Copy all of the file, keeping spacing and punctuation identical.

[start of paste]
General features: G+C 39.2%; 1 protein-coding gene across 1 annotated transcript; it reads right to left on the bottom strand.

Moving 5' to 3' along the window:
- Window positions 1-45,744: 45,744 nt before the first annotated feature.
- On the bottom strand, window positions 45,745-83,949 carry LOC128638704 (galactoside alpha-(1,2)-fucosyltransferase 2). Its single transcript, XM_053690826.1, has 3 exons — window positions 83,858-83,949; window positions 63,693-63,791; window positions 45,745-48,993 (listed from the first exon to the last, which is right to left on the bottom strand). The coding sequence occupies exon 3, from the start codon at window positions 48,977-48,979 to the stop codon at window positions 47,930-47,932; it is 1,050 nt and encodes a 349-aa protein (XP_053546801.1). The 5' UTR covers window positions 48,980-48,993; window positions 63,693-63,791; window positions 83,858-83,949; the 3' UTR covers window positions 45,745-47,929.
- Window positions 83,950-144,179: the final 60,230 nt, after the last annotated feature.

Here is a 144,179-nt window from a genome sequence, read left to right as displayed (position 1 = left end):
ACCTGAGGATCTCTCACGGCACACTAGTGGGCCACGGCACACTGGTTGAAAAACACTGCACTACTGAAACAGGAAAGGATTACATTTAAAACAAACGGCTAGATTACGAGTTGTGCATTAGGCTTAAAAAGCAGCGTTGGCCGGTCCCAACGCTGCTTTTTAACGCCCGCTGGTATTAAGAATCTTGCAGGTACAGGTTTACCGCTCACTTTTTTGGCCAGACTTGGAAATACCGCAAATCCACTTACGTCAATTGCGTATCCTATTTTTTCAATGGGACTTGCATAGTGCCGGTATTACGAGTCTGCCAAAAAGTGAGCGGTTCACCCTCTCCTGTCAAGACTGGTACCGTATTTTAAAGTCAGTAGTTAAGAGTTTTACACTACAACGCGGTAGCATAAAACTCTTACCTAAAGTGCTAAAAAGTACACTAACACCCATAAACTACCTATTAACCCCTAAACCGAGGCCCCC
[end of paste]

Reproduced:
General features: G+C 39.2%; 1 protein-coding gene across 1 annotated transcript; it reads right to left on the bottom strand.

Moving 5' to 3' along the window:
- Window positions 1-45,744: 45,744 nt before the first annotated feature.
- On the bottom strand, window positions 45,745-83,949 carry LOC128638704 (galactoside alpha-(1,2)-fucosyltransferase 2). Its single transcript, XM_053690826.1, has 3 exons — window positions 83,858-83,949; window positions 63,693-63,791; window positions 45,745-48,993 (listed from the first exon to the last, which is right to left on the bottom strand). The coding sequence occupies exon 3, from the start codon at window positions 48,977-48,979 to the stop codon at window positions 47,930-47,932; it is 1,050 nt and encodes a 349-aa protein (XP_053546801.1). The 5' UTR covers window positions 48,980-48,993; window positions 63,693-63,791; window positions 83,858-83,949; the 3' UTR covers window positions 45,745-47,929.
- Window positions 83,950-144,179: the final 60,230 nt, after the last annotated feature.

Here is a 144,179-nt window from a genome sequence, read left to right as displayed (position 1 = left end):
ACCTGAGGATCTCTCACGGCACACTAGTGGGCCACGGCACACTGGTTGAAAAACACTGCACTACTGAAACAGGAAAGGATTACATTTAAAACAAACGGCTAGATTACGAGTTGTGCATTAGGCTTAAAAAGCAGCGTTGGCCGGTCCCAACGCTGCTTTTTAACGCCCGCTGGTATTAAGAATCTTGCAGGTACAGGTTTACCGCTCACTTTTTTGGCCAGACTTGGAAATACCGCAAATCCACTTACGTCAATTGCGTATCCTATTTTTTCAATGGGACTTGCATAGTGCCGGTATTACGAGTCTGCCAAAAAGTGAGCGGTTCACCCTCTCCTGTCAAGACTGGTACCGTATTTTAAAGTCAGTAGTTAAGAGTTTTACACTACAACGCGGTAGCATAAAACTCTTACCTAAAGTGCTAAAAAGTACACTAACACCCATAAACTACCTATTAACCCCTAAACCGAGGCCCCC